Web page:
And furthermore ...

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Monday, 8 December 2014


Three postcards and nine snapshots of New York
 “I regret profoundly that I was not an American and not born in Greenwich Village. It might be dying, and there might be a lot of dirt in the air you breathe, but this is where it’s happening.” 
John Lennon

When this postcard was bought from the top of the Empire State Building (as it says on the back), New York was the centre of the world. This was a fact. Only a few Parisians and Londoners who had failed to notice the lights change would have contested that. These days the city is like an old actress who totters about the streets in a fur stole and pillbox hat, defiantly oblivious to the whispers and stares from passers-by. Age and the times have robbed it of something it can never get back. Today, someone could get in a helicopter and take a photo from exactly the same spot but the idea isn’t interesting anymore. It would be like taking a photo of our actress just to tell her how old she looks. 

 The three postcards and nine snapshots are all about power. For the postcard photographers the best vantage point for revealing that and the sheer intensity of existence at the centre of the world is from above. The snapshots were taken at street level, looking up They tell the same story as the postcards, only from the point of view of people willing to accept the status quo. The Statue of Liberty doesn’t have to be in focus or the exposure correct to transmit that idea of power.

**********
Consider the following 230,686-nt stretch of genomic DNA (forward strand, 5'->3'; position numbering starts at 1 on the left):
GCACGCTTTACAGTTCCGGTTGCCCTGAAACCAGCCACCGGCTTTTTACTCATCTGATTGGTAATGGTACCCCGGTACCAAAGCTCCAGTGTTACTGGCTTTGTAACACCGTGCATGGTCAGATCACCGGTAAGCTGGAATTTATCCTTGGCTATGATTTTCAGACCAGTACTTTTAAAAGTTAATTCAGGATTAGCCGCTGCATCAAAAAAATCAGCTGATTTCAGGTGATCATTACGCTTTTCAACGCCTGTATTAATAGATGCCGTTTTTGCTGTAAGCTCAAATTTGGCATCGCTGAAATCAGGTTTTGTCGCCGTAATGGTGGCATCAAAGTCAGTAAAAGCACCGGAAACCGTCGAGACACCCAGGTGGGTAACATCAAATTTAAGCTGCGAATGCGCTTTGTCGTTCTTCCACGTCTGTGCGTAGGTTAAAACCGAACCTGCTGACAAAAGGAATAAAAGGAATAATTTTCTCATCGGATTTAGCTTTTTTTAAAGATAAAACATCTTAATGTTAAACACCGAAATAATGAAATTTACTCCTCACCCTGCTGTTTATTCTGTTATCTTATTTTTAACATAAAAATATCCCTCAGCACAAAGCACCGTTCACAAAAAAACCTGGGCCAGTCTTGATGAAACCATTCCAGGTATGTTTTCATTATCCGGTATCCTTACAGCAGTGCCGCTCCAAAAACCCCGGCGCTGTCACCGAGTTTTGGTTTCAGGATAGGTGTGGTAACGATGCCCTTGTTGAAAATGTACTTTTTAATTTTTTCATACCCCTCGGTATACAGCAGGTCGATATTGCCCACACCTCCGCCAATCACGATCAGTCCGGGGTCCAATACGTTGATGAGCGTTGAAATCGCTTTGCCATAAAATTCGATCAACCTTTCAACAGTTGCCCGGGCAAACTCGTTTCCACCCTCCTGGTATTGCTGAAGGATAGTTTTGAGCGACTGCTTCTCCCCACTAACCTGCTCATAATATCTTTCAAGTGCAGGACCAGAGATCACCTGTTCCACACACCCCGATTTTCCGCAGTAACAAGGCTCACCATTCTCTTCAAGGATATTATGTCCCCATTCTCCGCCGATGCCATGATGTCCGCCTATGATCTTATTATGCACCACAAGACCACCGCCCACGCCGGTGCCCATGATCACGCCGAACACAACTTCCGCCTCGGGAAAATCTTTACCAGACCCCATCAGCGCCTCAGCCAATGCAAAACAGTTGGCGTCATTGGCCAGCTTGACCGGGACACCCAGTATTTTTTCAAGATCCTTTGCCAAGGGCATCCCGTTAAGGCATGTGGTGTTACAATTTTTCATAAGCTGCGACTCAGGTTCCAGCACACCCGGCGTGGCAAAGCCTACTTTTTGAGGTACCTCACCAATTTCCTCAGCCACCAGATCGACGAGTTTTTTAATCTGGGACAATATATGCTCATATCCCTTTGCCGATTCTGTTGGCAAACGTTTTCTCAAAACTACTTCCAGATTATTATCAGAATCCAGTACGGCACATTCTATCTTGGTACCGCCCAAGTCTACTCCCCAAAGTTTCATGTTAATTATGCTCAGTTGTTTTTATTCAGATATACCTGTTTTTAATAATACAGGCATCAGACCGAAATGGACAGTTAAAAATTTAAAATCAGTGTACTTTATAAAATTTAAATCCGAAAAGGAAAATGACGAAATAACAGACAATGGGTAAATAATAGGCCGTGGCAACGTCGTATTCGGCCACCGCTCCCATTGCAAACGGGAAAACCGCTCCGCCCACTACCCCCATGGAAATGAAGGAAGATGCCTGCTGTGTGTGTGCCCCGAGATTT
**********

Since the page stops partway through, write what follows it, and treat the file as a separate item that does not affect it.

Here’s an even more technically challenged view. It looks like a plastic model, but the most important reason for taking snapshots of famous landmarks is that they are a confirmation you have seen them. The second is that they are usually irresistible.  Imagine going to New York in 1952 and not taking a photo of her. There were certain things you had to do if you were a tourist in New York in 1952 and catching the ferry to circumnavigate her was one of them. If for no other reason, it was an act of homage to everything that mattered about America in those times. 


‘Iconic’ being a much abused word, it is hard to use while keeping a straight face, but some cities do have iconic skylines. Remove the Eiffel Tower from a view of Paris, or St Paul’s from one of London and what remain are quotidian views of what could be any large city anywhere. Here however, you don’t need to identify the Empire State Building to know at once that this is an American city, after which New York would be most peoples’ first guess. It was views like this, probably from the North Williamsburg wharf, that made urban planners and architects conscious of the importance in a city’s silhouette. The outlines of buildings were not just distinctive; they were part of a city’s identity. Notice how the people appear to be gazing at them, at a scene that doesn’t change but still holds their attention.